The exceptions were Roi and Allen, who both decided to hike out in the middle of the day and were rewarded at Cottonwood Creek bridge with root beer floats and burgers that some trail angels brought out for the afternoon. I, on the other hand, just managed to finish the jar of peanut butter that I’ve been carrying since Campo.  I thought I would have been eating it like crazy since I like peanut butter so much at home, but it was often the last thing I felt like eating in the hot, dry desert and I’d end up trying to swallow it forever, looking like a dog does when you put a big glob of it on its nose. I kept chipping away at it only because I wanted to use the empty jar to cold cook noodles and mix my morning Instant Breakfast / coffee powder drink, but when I was finally done and I filled the jar with water, I realized that the lid leaked. These are the tragedies I deal with today. So bummed. 

Once it got a little cooler, the rest of us took off for the trail and soon hit the LA aqueduct. 

We walked on top of and alongside the giant pipe for several miles and then road-walked the rest of the way to Cottonwood Creek bridge, which was the next water source. And when I say ‘walked’, I really mean ‘death-marched’ – I had gone ahead of Katie and Connor and hiked with the rest of the guys who like to hike fast because I wanted to make it to the bridge before midnight and it felt like a race to see who could finish first. My ego wouldn’t let me slow down to my usual pace, so I kept up until the end and got a good blister on my heel along with the likely beginning of plantar fasciitis in my right foot to show for it.  I also ended up taking very few pictures. Lesson in ‘Hike Your Own Hike’ philosophy learned. 

It was nearly 11 pm when we reached the bridge and I was an exhausted mess with wrung-out legs, so I quickly set up camp by the dry creek bed under the bridge, had a snack and a giant ibuprofen and passed out. 

Day 39: Hikertown

Date: May 18, 2017
Miles: 504.5 – 517.6

I wandered down from the woods and into the strangest place I’ve yet to encounter on the trail – Hikertown. The story that I got from the local store owner on this place was that a retired movie producer bought the property without knowing that it had long been a PCT pit stop, and figured it out when a bunch of hikers showed up during a family barbecue. From then on, he kept the place open for hikers to stay and get laundry and showers done. The place has a bunch of buildings made up to look like a store, post office, school, etc. The vibe is post-apocalypse wild West.  And there is a desperate need for hand sanitizer. 

I decided to stay the night to wait for my buddies to get in the next morning, so I spent the rest of the day getting clean and eating food from the market down the street and not doing much else. 

As the sun started to go down and the temperature dropped into the bearable range, people set out to night-hike the upcoming aqueduct portion of the desert and Hikertown started to look more like a ghost town. I grabbed a cot in the garage and laid awake for awhile, watching the bobbing of headlamps come up the driveway I was facing as a few hikers wandered in after dark.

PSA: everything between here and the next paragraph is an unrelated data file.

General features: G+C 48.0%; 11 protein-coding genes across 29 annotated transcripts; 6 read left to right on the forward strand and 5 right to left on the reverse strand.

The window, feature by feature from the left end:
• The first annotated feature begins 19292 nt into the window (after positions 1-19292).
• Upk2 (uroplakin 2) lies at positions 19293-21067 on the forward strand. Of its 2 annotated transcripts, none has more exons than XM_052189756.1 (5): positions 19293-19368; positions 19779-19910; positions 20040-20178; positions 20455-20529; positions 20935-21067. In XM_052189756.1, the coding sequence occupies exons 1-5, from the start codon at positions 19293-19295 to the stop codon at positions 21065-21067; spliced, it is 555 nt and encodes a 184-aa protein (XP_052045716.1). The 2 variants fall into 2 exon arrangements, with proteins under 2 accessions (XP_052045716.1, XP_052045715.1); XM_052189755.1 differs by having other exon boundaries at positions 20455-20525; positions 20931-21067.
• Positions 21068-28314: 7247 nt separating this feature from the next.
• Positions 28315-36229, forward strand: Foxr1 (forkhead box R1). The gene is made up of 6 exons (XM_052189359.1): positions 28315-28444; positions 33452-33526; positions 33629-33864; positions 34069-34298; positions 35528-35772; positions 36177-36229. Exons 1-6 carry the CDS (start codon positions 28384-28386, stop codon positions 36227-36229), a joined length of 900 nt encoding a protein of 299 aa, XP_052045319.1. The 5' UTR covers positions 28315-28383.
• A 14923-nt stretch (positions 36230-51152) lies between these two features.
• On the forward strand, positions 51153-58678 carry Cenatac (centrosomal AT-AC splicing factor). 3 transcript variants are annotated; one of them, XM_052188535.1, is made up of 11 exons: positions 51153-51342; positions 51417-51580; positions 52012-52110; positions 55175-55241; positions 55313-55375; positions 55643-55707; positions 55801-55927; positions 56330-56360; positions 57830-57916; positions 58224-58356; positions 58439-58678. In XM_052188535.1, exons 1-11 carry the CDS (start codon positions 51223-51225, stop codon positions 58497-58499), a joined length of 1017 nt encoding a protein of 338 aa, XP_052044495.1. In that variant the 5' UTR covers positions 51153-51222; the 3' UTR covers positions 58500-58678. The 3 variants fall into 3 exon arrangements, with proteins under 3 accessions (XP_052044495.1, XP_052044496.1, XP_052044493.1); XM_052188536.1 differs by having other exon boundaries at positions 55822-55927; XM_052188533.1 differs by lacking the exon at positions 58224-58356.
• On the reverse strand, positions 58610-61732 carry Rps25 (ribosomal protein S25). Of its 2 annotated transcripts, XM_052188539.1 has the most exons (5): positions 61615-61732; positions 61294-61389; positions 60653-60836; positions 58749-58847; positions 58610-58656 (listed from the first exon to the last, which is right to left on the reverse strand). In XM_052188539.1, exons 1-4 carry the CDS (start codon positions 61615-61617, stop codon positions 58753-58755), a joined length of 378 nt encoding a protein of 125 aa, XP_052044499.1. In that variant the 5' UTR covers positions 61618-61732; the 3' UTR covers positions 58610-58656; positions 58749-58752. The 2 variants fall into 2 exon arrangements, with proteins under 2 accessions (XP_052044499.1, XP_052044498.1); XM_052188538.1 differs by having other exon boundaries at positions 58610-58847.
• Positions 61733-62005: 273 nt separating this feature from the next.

Days 37 & 38: Lost Shoes and a Biker Bar

Date: May 16 & 17, 2017
Miles: 478.2 – 504.5

The lovely people at Casa de Luna made pancakes and coffee this morning and I loaded up on both before heading to the field behind the house to lay all of my stuff out in the sun to dry. Pretty much everyone was doing the same, so the field soon looked like a yard sale of soggy hiker gear. 

Katie, Connor and John arrived around that time, and after everything dried out, I packed up my things and we all headed to a local diner for lunch and milkshakes. When we were done, I said a temporary goodbye to them again and headed toward the highway to hitch a ride to Lake Hughes where new shoes were waiting for me at the post office. A couple picked me up and as luck would have it, the post office was their destination as well so I got a ride the whole way. 

There was no sign of my shoes at the post office, so I headed down the street to the Rock Inn to get something to eat while I waited to see if they would be delivered later. John had told me that the place was a biker bar – I told him that, if the bikers were anything like Sons of Anarchy, I couldn’t promise that I wouldn’t come out of Lake Hughes covered in tats and as someone’s old lady. The two bikers I saw however, looked nothing like Jax Teller, so I remained a plain old hiker. 

 After a while, the bartender asked if any other hikers would be coming in since a package had been delivered there. I asked if, by chance, my name was on that package and it turned out that it was my shoes. Weird. I’m glad I asked!

I went ahead and got a room there since I had planned to meet up with Katie and Connor there in the morning. It was…interesting. 

But there was a live band to listen to, a place to shower and do laundry, and the comforting presence of an NA meeting right outside my door, so I figured it could have been a lot worse.  Still, I slept in my quilt on top of the covers. 

The next morning, Katie and Connor messaged that they were going to take the trail from Casa de Luna instead of meeting me in Lake Hughes, so I set out and walked the highway for about five miles until I reached a side trail that led up to the PCT. I saw the most wildlife I’ve seen so far on the trail on that highway between some giant dogs that looked like wolves, alpacas, goats that sounded like they were yelling ‘hey’ at me repeatedly, and a lively ostrich.